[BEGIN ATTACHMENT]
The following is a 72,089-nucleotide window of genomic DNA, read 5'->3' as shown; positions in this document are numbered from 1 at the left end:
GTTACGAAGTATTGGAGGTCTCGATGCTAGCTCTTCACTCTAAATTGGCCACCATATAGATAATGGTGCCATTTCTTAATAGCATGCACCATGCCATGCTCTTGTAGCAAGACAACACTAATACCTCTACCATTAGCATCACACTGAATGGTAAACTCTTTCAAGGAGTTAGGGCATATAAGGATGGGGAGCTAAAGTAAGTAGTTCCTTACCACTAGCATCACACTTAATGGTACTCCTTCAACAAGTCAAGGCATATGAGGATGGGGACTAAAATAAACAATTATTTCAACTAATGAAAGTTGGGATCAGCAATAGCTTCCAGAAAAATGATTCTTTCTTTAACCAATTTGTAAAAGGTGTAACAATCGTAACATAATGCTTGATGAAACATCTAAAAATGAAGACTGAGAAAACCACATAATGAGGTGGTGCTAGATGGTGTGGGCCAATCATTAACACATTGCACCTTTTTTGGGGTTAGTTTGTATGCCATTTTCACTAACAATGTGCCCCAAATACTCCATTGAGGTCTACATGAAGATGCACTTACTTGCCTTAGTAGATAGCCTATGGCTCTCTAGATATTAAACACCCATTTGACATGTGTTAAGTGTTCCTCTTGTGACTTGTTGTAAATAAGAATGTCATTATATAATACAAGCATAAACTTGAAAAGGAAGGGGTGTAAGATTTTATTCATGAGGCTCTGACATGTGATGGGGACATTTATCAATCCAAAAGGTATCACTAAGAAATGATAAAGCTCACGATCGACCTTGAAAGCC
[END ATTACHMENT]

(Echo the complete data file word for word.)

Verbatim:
The following is a 72,089-nucleotide window of genomic DNA, read 5'->3' as shown; positions in this document are numbered from 1 at the left end:
GTTACGAAGTATTGGAGGTCTCGATGCTAGCTCTTCACTCTAAATTGGCCACCATATAGATAATGGTGCCATTTCTTAATAGCATGCACCATGCCATGCTCTTGTAGCAAGACAACACTAATACCTCTACCATTAGCATCACACTGAATGGTAAACTCTTTCAAGGAGTTAGGGCATATAAGGATGGGGAGCTAAAGTAAGTAGTTCCTTACCACTAGCATCACACTTAATGGTACTCCTTCAACAAGTCAAGGCATATGAGGATGGGGACTAAAATAAACAATTATTTCAACTAATGAAAGTTGGGATCAGCAATAGCTTCCAGAAAAATGATTCTTTCTTTAACCAATTTGTAAAAGGTGTAACAATCGTAACATAATGCTTGATGAAACATCTAAAAATGAAGACTGAGAAAACCACATAATGAGGTGGTGCTAGATGGTGTGGGCCAATCATTAACACATTGCACCTTTTTTGGGGTTAGTTTGTATGCCATTTTCACTAACAATGTGCCCCAAATACTCCATTGAGGTCTACATGAAGATGCACTTACTTGCCTTAGTAGATAGCCTATGGCTCTCTAGATATTAAACACCCATTTGACATGTGTTAAGTGTTCCTCTTGTGACTTGTTGTAAATAAGAATGTCATTATATAATACAAGCATAAACTTGAAAAGGAAGGGGTGTAAGATTTTATTCATGAGGCTCTGACATGTGATGGGGACATTTATCAATCCAAAAGGTATCACTAAGAAATGATAAAGCTCACGATCGACCTTGAAAGCC